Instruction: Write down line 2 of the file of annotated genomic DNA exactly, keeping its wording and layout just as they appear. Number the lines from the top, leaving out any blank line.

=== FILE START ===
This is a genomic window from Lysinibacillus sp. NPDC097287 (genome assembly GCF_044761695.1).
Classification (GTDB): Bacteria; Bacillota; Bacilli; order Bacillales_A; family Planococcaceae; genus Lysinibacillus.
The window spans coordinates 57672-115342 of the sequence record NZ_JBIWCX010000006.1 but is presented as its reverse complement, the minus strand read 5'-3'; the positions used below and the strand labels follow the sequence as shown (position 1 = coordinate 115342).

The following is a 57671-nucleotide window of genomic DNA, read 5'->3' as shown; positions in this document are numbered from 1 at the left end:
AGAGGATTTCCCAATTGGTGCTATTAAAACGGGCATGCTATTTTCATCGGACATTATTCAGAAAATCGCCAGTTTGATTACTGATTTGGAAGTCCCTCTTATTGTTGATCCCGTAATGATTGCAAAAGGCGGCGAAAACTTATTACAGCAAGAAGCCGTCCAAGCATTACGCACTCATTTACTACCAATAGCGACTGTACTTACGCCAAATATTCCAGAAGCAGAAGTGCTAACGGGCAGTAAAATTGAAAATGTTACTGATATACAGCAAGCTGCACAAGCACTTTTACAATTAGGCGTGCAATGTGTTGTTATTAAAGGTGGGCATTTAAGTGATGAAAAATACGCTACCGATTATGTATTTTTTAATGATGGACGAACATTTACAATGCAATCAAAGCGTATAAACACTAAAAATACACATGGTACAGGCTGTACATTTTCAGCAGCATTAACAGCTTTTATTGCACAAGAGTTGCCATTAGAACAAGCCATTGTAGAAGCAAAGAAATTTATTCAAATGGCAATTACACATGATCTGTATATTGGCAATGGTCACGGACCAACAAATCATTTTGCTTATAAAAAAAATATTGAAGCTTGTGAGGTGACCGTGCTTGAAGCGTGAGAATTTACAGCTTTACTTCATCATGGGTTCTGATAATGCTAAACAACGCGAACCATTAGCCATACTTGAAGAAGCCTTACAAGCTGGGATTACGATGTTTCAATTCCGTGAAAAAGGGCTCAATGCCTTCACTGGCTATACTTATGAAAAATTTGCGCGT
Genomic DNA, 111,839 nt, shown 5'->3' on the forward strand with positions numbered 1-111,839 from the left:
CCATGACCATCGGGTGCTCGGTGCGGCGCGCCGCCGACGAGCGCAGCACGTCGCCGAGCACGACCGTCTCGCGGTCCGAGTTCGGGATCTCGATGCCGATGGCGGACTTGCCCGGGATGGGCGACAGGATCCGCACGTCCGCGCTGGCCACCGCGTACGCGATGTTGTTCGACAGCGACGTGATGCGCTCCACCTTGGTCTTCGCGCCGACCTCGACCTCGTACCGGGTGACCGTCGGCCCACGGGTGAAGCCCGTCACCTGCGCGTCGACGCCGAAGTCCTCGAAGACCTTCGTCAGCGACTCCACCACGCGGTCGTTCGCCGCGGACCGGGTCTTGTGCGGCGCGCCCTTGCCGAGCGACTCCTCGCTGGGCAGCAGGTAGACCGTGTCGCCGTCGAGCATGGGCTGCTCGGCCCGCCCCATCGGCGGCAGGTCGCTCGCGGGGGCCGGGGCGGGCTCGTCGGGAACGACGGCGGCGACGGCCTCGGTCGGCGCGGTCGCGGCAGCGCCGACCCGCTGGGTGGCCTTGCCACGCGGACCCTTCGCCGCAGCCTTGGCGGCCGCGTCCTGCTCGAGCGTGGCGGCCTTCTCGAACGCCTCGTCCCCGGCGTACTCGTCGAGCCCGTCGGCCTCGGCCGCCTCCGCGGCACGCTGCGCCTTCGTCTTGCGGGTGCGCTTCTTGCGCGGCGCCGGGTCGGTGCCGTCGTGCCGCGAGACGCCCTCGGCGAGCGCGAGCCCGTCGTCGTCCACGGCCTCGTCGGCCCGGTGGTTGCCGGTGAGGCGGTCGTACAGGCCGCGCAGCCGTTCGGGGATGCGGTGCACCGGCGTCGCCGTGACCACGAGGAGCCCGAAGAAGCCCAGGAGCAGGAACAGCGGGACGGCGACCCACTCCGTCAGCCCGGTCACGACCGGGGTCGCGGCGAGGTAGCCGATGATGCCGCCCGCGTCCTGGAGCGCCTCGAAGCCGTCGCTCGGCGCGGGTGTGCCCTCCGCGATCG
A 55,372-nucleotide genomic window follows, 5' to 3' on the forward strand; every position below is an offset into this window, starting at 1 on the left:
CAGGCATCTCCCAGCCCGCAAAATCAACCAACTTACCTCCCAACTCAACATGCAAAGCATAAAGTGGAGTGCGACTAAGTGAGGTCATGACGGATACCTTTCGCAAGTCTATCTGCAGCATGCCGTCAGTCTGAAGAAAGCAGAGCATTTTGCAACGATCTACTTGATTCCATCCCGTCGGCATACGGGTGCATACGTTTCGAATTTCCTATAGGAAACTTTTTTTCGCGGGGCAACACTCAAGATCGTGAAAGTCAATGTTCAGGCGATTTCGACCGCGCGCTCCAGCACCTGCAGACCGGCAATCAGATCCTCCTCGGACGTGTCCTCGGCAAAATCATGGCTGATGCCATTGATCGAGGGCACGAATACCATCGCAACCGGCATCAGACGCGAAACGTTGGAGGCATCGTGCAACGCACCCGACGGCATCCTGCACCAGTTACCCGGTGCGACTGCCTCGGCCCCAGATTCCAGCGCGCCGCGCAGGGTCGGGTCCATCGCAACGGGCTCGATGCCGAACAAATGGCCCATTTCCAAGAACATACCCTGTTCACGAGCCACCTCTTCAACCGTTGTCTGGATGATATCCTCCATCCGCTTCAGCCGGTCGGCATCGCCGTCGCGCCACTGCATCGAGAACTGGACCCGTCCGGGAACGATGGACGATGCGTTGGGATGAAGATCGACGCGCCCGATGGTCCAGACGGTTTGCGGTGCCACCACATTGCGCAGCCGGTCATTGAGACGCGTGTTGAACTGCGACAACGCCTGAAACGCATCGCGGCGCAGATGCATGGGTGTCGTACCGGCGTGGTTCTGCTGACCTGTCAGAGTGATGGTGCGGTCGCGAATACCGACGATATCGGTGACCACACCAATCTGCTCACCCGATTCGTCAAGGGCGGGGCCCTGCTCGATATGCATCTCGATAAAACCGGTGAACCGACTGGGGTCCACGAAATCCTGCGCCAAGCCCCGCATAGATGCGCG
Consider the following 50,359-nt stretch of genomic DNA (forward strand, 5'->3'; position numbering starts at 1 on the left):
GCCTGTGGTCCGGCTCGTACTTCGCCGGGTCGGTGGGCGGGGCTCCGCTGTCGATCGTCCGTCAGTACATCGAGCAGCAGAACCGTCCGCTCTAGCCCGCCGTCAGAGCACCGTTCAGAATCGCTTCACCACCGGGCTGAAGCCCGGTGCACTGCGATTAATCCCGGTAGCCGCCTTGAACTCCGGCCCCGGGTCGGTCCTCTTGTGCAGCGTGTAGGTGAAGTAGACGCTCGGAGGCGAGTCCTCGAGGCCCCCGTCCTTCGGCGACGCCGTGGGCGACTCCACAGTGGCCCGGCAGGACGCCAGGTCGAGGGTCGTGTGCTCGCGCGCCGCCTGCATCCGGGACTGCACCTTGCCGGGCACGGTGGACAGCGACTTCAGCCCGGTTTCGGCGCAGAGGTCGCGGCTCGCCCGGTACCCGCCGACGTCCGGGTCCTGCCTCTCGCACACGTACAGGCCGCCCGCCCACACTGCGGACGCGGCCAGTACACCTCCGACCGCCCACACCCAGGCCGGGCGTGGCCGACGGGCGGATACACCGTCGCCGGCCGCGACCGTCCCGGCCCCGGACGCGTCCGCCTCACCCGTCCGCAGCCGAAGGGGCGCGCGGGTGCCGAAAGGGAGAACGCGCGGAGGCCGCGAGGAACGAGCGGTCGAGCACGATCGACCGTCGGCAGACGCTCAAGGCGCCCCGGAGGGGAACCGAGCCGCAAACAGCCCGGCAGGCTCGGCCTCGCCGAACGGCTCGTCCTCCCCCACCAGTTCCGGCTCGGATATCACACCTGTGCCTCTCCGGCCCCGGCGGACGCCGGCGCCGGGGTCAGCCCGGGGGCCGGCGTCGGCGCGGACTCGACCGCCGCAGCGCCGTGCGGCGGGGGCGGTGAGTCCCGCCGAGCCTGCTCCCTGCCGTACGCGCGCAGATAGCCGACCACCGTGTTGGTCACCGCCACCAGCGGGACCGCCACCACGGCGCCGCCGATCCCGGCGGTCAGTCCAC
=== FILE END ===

Classification (GTDB): Bacteria; Bacillota; Bacilli; order Bacillales_A; family Planococcaceae; genus Lysinibacillus.